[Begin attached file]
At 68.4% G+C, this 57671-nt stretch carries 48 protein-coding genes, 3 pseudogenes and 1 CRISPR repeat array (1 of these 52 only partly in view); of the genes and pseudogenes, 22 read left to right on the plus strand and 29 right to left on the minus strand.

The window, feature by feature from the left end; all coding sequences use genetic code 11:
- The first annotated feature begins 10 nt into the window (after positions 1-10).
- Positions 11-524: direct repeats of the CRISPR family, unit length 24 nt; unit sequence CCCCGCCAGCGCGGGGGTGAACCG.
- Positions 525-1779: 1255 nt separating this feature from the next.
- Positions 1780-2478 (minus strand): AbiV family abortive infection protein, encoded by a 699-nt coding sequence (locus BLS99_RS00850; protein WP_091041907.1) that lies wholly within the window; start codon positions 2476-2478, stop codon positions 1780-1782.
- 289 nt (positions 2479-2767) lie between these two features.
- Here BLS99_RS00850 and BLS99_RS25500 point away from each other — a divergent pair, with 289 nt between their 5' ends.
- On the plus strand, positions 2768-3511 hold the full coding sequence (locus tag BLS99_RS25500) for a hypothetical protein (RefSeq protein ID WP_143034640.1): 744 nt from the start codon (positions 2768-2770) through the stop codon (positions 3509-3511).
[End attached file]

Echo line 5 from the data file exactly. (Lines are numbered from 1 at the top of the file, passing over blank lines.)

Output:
- Positions 525-1779: 1255 nt separating this feature from the next.